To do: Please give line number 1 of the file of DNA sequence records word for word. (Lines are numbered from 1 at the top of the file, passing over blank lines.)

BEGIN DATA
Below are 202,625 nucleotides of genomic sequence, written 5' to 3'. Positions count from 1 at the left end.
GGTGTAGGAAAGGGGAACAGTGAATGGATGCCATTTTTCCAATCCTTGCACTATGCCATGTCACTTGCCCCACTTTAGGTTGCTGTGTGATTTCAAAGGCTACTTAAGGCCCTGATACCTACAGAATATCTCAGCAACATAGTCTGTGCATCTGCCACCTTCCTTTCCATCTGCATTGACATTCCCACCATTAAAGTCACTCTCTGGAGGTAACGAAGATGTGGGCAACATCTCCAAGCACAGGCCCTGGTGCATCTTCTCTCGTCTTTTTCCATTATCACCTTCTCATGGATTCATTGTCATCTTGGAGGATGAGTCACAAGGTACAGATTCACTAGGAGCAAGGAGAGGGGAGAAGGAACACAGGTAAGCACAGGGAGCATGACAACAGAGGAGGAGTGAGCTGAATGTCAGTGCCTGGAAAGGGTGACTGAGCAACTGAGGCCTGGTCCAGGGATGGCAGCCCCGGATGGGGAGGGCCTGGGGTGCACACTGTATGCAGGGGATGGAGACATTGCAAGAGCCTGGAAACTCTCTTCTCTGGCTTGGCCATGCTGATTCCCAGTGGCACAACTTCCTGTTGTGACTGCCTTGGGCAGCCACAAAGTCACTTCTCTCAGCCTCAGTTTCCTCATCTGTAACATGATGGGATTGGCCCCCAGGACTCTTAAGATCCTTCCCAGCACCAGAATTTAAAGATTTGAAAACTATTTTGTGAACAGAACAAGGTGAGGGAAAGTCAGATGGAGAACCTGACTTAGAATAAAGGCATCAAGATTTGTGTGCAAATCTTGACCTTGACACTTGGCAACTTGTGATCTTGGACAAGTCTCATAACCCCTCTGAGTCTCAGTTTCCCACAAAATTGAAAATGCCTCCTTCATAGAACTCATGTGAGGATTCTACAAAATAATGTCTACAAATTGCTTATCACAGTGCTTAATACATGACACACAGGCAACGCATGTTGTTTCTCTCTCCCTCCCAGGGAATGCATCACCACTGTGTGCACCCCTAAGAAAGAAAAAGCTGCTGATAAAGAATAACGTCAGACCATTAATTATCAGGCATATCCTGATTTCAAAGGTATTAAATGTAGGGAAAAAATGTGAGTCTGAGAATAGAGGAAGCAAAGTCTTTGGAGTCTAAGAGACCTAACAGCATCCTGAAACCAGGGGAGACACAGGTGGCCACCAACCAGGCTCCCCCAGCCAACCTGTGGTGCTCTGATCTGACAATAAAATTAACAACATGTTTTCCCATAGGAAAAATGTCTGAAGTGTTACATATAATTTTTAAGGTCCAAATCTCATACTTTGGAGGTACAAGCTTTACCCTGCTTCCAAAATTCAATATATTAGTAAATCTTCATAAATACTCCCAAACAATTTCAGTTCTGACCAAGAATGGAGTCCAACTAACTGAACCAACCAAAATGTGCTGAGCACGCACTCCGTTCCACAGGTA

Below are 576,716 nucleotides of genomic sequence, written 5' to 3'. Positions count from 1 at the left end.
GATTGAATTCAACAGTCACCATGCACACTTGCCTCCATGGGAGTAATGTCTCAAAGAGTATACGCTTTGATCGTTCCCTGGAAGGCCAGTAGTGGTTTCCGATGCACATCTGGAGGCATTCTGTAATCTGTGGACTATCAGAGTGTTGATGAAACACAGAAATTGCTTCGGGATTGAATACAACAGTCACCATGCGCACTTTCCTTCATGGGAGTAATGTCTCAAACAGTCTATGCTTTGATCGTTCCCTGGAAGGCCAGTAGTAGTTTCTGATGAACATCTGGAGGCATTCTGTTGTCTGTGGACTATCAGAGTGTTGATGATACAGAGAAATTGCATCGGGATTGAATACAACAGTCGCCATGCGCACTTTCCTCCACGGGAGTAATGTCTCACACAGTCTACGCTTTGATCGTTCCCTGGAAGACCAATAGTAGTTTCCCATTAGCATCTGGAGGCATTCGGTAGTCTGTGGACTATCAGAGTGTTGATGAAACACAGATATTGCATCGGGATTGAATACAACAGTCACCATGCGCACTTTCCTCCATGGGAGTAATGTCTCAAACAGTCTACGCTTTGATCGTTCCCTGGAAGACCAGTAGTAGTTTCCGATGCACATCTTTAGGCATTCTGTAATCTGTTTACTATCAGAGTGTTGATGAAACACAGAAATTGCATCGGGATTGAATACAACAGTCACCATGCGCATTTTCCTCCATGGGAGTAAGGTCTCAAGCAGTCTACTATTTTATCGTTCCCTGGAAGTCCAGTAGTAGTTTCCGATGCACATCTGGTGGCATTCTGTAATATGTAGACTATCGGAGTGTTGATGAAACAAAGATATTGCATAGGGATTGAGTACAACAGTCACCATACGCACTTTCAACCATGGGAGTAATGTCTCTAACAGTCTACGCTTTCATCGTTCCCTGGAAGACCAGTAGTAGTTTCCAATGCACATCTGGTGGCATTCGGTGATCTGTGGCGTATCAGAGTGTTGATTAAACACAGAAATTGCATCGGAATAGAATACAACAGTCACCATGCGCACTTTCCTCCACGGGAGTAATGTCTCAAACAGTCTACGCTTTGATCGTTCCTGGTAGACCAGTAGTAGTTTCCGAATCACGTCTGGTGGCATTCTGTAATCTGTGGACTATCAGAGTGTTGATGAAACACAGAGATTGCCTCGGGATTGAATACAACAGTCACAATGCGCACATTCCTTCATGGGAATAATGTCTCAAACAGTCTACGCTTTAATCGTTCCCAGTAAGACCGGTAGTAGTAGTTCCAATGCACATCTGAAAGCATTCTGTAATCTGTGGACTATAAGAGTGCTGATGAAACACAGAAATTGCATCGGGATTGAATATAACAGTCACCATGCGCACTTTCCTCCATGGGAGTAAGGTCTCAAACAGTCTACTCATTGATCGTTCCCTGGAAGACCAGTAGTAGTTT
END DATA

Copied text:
Below are 202,625 nucleotides of genomic sequence, written 5' to 3'. Positions count from 1 at the left end.